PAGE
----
illustration of main character, Junior, holding a basketball and looking over his shoulder

The Absolutely True Diary of a Part-Time Indian

by Sherman Alexie

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Who are the minor characters in The Absolutely True Diary of a Part-Time Indian?

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Minor characters in literature are those who aid in the development of the story, but whose personal journeys are not part of the main point of the story.  In the novel The Absolutely True Diary of a Part-time Indian, minor characters would be characters like Mr. P and Gordy.  Mr. P is Junior's math teacher at school on the Spokane Indian Reservation.  Mr. P does not appear to be happy teaching, and Junior resents him for not providing the students with the proper education.  Mr. P later tells Junior that he must leave the reservation to find a better opportunity.  This is the last time that Mr. P is in the narrative--he is only present as a way to show the pitfalls of the reservation's school system and as a catalyst to prompt Junior to go to Reardan. 

Once Junior gets to Reardan, he meets Gordy who is also an outcast because he is overly mature and intelligent.  Junior befriends him and they share the role of outsiders.  Junior shares some important moments of adolescence with Gordy, yet the two never become as close as Junior and Rowdy.  Gordy's life is not a focus in the novel, so he remains a minor character.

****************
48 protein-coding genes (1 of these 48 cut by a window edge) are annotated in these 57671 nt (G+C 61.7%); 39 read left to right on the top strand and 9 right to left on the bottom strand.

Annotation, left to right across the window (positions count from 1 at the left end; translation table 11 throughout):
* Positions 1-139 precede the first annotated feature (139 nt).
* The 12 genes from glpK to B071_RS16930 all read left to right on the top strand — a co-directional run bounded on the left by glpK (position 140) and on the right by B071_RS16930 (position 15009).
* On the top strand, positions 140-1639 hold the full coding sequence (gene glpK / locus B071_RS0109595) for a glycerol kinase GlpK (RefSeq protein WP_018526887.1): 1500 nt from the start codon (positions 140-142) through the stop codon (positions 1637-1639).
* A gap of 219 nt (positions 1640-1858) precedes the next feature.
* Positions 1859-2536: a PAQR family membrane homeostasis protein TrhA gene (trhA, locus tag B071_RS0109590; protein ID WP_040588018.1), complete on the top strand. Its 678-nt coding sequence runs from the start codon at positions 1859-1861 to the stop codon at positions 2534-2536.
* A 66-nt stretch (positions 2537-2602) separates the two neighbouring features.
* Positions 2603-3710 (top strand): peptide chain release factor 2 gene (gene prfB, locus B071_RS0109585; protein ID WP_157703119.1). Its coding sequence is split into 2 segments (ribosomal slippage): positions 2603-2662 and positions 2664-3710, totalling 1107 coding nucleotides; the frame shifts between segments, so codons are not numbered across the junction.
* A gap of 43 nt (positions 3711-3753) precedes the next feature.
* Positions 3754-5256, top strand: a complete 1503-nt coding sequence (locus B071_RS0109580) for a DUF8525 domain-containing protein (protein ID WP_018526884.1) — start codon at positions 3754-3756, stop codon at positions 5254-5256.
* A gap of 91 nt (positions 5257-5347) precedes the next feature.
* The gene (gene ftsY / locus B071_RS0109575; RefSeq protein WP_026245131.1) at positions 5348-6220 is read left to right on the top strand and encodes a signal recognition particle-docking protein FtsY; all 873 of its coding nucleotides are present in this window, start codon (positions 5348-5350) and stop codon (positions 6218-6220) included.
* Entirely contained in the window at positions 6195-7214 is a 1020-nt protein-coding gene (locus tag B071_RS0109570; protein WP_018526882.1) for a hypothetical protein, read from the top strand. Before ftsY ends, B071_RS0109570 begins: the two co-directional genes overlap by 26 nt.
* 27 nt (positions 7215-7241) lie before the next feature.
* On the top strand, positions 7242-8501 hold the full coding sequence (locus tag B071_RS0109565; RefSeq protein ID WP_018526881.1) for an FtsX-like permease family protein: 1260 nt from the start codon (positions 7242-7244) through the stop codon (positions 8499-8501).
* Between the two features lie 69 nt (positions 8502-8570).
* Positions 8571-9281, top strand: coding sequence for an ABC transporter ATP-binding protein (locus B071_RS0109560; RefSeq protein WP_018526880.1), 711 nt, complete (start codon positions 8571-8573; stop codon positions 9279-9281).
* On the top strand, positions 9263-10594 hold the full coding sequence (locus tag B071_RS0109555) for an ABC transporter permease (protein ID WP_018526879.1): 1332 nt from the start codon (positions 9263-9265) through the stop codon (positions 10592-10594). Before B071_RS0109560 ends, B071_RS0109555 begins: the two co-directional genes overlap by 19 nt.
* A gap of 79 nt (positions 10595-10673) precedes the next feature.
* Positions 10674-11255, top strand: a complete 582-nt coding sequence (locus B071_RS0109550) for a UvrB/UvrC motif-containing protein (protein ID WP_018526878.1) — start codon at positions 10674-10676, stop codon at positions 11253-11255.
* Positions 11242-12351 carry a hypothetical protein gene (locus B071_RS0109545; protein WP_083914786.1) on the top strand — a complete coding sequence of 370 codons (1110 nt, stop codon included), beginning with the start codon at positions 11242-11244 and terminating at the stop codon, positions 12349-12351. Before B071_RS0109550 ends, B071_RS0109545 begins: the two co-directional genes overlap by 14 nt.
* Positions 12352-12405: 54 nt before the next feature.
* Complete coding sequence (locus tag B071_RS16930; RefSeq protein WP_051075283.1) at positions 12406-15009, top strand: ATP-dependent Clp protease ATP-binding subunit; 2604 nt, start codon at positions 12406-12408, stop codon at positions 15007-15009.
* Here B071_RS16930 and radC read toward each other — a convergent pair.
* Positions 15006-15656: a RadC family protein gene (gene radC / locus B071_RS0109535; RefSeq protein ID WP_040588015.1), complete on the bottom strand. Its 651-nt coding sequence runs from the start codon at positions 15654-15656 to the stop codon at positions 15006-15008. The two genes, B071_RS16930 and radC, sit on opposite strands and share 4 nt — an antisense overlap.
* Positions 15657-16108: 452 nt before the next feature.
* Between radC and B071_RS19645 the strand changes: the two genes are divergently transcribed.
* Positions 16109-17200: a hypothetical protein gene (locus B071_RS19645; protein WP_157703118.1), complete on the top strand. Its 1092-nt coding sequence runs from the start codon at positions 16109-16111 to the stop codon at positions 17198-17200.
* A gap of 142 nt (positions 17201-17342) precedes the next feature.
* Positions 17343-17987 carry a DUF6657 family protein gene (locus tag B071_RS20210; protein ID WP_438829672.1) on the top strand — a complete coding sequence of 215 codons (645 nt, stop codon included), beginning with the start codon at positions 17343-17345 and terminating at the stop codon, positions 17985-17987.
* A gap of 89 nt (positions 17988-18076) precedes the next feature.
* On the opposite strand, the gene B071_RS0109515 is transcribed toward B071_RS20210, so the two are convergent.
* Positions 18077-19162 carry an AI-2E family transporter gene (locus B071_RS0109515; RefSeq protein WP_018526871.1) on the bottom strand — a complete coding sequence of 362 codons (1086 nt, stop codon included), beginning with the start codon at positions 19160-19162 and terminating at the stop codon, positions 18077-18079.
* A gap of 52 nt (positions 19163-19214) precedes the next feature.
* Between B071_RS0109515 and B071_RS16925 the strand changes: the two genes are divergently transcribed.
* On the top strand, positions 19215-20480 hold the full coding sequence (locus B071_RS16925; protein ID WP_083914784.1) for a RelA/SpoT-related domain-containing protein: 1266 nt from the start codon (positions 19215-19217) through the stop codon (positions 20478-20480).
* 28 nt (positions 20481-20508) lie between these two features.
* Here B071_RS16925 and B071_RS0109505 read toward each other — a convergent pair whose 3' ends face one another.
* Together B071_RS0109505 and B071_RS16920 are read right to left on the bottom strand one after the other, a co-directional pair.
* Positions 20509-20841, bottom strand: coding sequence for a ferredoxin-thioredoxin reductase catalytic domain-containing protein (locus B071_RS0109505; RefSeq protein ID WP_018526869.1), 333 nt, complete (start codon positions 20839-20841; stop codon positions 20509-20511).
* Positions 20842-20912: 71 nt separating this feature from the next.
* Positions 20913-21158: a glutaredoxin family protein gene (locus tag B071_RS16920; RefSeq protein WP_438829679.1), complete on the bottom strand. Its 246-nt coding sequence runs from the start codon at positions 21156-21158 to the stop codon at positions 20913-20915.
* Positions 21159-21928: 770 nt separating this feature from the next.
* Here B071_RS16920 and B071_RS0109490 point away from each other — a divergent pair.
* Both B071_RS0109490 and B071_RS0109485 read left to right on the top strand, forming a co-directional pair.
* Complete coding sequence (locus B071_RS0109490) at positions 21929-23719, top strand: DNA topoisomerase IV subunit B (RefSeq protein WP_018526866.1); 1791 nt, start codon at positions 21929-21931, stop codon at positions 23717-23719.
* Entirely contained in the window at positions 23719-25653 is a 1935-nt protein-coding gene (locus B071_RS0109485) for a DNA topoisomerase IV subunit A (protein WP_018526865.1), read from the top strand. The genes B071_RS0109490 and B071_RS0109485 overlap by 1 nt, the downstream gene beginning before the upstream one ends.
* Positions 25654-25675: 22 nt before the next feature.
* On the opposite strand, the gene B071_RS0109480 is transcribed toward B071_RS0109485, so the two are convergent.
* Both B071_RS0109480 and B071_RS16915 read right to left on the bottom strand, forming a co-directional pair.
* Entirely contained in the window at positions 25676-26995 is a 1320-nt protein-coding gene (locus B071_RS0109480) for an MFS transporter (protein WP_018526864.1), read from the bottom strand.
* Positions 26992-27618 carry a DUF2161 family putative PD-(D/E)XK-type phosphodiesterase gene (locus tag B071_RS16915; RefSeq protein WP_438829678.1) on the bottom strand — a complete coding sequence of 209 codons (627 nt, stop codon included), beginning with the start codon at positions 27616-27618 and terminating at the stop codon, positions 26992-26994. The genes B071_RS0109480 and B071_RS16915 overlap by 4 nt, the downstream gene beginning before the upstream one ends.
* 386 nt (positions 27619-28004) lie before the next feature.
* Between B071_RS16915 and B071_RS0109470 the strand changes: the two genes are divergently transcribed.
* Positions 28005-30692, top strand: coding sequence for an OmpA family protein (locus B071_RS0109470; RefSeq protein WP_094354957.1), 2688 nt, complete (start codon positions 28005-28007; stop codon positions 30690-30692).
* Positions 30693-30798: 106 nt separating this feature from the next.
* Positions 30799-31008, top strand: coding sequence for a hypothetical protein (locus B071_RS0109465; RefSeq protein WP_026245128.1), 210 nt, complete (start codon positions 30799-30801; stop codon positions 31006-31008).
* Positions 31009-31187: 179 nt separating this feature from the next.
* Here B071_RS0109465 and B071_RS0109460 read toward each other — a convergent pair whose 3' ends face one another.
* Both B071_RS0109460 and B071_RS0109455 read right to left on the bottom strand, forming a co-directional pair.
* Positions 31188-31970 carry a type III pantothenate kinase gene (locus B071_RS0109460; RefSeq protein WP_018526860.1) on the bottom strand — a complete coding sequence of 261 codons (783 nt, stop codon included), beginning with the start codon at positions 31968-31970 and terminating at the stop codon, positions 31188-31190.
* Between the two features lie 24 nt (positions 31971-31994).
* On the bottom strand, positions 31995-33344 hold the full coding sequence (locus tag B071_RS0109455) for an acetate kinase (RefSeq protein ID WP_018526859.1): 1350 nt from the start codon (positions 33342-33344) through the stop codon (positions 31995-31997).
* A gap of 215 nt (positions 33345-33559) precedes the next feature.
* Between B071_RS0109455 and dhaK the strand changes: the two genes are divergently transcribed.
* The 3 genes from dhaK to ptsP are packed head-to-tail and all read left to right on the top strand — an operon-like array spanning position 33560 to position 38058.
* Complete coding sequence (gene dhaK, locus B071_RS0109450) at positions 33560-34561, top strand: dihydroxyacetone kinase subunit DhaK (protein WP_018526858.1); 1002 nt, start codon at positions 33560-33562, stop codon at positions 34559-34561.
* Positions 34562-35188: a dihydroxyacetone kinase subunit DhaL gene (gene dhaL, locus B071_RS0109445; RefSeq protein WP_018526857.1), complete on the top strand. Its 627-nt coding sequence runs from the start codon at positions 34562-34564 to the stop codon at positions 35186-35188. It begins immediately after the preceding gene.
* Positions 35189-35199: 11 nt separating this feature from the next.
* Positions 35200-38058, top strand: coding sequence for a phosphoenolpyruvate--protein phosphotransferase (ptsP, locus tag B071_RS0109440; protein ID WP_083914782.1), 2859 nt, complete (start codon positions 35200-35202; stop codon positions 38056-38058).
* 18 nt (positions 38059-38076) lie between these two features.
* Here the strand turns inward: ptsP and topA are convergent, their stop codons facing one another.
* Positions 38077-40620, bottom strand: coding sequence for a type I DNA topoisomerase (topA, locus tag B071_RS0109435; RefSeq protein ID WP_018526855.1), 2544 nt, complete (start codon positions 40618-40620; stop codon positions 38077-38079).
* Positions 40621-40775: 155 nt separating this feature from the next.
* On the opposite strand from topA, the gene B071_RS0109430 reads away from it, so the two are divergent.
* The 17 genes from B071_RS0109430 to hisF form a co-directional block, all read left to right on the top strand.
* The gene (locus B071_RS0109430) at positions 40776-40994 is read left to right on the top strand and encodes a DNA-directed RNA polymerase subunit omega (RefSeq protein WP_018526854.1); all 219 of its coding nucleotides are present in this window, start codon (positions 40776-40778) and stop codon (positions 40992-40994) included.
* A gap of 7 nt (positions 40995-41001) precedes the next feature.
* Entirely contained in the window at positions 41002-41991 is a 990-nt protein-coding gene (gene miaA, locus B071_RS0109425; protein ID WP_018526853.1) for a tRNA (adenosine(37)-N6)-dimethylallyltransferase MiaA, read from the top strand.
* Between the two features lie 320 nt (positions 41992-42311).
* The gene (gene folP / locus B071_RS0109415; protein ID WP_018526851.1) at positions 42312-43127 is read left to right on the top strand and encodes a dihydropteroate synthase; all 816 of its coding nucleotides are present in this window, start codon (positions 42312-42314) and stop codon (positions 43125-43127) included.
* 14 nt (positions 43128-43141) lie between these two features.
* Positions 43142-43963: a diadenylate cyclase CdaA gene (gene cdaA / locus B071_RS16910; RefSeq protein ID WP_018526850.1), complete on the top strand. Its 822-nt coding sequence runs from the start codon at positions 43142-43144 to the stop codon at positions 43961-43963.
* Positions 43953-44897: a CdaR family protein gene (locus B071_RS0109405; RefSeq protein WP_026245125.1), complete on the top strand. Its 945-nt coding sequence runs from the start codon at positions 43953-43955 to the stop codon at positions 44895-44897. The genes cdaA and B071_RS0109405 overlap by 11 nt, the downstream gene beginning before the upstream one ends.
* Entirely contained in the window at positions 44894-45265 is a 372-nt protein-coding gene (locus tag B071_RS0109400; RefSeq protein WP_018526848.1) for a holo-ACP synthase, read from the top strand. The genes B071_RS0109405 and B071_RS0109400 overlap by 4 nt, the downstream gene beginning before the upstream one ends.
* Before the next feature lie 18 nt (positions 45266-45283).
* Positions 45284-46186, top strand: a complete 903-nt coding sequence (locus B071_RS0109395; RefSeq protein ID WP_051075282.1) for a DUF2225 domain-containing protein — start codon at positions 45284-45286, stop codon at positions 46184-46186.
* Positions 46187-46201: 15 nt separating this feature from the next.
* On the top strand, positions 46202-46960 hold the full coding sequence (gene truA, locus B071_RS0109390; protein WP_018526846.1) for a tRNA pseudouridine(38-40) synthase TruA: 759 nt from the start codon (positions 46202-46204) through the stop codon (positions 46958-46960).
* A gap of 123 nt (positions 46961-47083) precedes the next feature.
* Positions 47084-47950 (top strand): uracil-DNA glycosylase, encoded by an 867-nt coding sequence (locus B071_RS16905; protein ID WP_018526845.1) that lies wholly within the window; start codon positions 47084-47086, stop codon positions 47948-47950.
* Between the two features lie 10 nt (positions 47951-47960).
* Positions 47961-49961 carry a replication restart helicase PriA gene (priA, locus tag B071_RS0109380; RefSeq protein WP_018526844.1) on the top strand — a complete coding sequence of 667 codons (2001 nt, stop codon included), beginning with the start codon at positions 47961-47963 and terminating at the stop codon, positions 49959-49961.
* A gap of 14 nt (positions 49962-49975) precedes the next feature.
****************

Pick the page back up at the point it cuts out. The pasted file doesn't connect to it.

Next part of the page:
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Name and describe the significant minor character of The Absolutely True Diary of a Part Time Indian.  

Although there are a few other minor characters in The Absolutely True Diary of a Part-Time Indian, the one that I would consider to be most significant is Rowdy.  Rowdy graces this story to deal with the subject of disjointed friendship in regards to these fractured Native American lives.  Rowdy is friends with Junior, despite the fact that Rowdy has a very abusive father.  Both Rowdy's dad and Junior's dad share the tendency toward alcoholism except Rowdy's dad reacts violently with his booze while Junior's dad is always gentle (and often depressed).  Quite simply, Rowdy is a bully.  He is a big kid who releases his anger and frustration by beating people up.  Rowdy likes Junior, however, and spends a lot of time at his house.  Because of Junior's close relationship with Rowdy, no one beats Junior up.  Things begin to change within Junior's and Rowdy's friendship when Junior transfers to the white school.  Rowdy is incredibly disappointed, feeling as though Junior has left his Native American culture (as well as their friendship) in the dust.  Although the two are able to talk to each other, their friendship will never be the same. 

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